I appreciate that a number of organisations and campaigns have expressed a range of views over this legislation.

It is of course vital that there is an up-to-date and comprehensive legal framework to enable the police and security services to have the powers they need in the digital age to prevent and investigate serious crime.

However, I have also consistently believed that strong powers must be balanced with strong safeguards to protect privacy and long-held liberties. Indeed, the Snowden revelations highlighted that a clearer legal basis, greater transparency and more tightly drawn definitions of all powers and capabilities were needed.

My colleagues in the Shadow Home Office team took a responsible and constructive approach to this legislation, securing several important concessions from the Government during the Bill’s passage through Parliament. These concessions included the introduction of a new overarching privacy requirement, a requirement for Judicial Commissioners to scrutinise the decision to issue a warrant and not just the process, and a higher access threshold for internet connection records (ICRs).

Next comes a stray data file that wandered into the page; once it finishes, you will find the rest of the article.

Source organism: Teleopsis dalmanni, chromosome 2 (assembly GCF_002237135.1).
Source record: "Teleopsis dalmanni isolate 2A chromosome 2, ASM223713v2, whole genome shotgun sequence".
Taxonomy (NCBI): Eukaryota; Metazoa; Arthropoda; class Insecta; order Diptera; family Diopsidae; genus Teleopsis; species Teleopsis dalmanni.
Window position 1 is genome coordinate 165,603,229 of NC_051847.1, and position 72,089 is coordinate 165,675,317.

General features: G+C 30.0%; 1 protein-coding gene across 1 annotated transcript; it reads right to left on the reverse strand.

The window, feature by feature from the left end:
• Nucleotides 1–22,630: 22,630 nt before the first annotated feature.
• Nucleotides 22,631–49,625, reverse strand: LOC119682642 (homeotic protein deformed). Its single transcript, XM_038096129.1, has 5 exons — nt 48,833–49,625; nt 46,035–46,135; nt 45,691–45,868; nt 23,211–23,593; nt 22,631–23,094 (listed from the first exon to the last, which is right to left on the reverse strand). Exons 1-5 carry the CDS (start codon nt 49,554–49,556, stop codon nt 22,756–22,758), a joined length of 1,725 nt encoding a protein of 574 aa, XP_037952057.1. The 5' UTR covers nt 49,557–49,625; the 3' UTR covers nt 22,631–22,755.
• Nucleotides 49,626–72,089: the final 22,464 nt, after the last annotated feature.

The Bill has now completed its passage of Parliament and received Royal Assent, becoming an Act of Parliament. The Government has a majority of MPs and are almost always successful in having their legislation passed. I appreciate that not everyone will be happy with the Investigatory Powers Act and be assured that I understand constituents’ concerns about it, however the Opposition did secure important concessions to safeguard privacy and liberties, when it would not have been possible for us to have succeeded in blocking the Bill’s passage.

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